As a result of the recent elections, some taxpayers may want to accelerate their income and pay tax now if they think the change in Congress might result in higher tax rates, said Robert DeMeola, partner-in-charge of J.H. Cohn's New York office. "Anytime we're in an election year, clients are willing to spend more time in planning," he noted.
The firm does not outsource its returns, according to DeMeola. "We don't outsource anything. Any good business would consider it, but when we did consider it, we decided against it. Our clients hire us to do their returns, and we don't want to lose quality control. We'll hire our own staff within the country to take care of our own work."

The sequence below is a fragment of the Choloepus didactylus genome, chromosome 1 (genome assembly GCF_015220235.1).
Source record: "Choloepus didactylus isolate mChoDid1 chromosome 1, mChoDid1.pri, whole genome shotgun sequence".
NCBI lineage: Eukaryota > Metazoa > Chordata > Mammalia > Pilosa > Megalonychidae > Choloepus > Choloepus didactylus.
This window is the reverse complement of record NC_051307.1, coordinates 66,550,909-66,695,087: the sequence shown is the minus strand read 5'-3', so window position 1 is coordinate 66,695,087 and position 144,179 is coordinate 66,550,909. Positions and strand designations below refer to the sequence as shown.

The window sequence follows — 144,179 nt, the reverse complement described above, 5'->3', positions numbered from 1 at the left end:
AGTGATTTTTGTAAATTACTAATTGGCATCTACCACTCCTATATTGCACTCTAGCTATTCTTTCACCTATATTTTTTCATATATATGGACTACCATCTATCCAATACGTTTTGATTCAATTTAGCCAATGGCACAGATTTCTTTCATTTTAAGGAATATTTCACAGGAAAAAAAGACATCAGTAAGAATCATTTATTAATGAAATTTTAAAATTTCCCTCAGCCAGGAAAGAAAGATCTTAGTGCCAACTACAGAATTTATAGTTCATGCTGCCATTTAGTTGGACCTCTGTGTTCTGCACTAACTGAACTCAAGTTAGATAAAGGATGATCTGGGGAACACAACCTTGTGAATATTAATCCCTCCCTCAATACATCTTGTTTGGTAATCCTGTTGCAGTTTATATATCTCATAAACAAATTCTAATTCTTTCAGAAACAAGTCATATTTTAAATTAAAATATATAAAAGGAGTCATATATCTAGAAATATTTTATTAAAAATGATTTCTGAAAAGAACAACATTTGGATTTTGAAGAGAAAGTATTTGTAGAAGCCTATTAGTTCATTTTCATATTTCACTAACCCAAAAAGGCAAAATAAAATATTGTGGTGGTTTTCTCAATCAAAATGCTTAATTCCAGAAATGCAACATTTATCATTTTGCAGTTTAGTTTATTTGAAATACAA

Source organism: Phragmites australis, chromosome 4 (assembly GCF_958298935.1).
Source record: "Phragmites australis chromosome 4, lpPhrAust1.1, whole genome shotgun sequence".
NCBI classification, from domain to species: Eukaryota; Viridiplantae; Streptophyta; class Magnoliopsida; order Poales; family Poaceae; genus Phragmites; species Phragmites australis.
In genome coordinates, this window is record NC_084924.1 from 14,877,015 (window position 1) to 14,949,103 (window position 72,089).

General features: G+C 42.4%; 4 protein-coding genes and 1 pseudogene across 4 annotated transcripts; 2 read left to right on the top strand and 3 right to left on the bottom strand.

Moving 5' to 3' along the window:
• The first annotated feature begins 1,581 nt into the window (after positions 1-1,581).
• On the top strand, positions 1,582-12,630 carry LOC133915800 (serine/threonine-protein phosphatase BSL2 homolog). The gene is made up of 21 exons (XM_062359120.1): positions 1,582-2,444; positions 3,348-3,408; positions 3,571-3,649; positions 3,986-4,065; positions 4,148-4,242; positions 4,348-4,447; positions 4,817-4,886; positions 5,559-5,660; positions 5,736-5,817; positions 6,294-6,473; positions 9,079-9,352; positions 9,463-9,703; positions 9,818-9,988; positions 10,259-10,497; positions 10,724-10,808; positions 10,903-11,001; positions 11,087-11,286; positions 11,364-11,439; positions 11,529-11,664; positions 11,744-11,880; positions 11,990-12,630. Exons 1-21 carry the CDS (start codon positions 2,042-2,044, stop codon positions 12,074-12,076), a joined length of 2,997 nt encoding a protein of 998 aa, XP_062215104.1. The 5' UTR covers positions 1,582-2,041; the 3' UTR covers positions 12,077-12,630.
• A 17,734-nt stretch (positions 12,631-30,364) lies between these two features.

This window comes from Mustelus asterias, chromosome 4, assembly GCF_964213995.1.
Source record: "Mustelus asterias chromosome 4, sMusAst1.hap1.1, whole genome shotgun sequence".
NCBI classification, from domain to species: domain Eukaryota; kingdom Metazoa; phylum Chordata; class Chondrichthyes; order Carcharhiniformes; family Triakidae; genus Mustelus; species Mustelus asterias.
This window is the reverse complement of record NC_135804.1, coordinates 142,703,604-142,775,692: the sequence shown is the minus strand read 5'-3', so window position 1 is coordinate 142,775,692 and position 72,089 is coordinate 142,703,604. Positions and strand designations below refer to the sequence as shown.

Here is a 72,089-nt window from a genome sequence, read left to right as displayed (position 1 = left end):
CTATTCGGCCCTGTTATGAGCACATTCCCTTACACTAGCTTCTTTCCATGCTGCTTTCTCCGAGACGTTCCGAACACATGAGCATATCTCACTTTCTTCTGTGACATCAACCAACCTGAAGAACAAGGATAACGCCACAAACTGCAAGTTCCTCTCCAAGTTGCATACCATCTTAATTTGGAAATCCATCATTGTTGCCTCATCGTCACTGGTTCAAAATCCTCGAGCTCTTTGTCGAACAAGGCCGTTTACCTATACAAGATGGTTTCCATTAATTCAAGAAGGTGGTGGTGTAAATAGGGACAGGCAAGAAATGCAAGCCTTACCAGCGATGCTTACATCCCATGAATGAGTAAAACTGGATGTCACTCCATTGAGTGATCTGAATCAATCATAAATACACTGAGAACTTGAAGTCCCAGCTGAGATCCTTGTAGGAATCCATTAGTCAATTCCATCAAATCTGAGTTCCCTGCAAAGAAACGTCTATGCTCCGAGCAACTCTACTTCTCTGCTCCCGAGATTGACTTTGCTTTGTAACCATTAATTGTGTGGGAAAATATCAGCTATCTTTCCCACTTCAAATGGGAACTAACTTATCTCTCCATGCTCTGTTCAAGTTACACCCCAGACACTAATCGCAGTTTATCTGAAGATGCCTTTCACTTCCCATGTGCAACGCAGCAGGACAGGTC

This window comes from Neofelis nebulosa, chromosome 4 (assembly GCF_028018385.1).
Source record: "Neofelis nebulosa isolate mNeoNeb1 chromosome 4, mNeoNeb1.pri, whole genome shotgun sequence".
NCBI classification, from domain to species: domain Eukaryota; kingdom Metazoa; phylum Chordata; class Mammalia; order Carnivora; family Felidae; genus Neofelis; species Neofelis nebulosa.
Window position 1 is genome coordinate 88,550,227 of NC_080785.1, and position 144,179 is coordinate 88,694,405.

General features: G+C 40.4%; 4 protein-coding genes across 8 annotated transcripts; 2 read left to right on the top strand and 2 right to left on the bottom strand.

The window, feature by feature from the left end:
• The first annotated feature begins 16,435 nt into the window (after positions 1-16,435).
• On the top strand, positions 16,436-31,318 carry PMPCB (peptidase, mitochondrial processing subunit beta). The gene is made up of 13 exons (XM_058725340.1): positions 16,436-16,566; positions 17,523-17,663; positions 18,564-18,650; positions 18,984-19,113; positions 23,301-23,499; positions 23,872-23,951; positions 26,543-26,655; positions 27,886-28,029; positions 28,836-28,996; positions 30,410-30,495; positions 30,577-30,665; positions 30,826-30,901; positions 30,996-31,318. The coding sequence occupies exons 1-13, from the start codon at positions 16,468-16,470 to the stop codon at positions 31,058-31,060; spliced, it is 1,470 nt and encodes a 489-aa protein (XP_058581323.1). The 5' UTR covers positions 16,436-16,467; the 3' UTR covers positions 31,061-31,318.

Taxpayers should understand that the pretax return on investment is not as important as the after-tax return, according to Chris Fronk, CPA, CFA and portfolio manager at Chicago-based Northern Trust Quantitative Management.
"Normally, the further you can defer capital gains into the future, the better, unless rates are going up," he said. "If capital gains rates go up to 20 percent, it's probably still better to defer realizing the gain, but if it goes up, say, to 28 percent, the taxpayer may be better off to pay some of the gains on the lower rate, so when he pulls out in a couple of years he only pays tax on subsequent gains."
Gene Polley, senior business advisor at Fiducial's San Diego office, gets much of his tax work done during the year-end review that he encourages clients to do. "That way, we've got everything racked and stacked for March 15 or April 15. It's always a smoother return for clients who go through the review."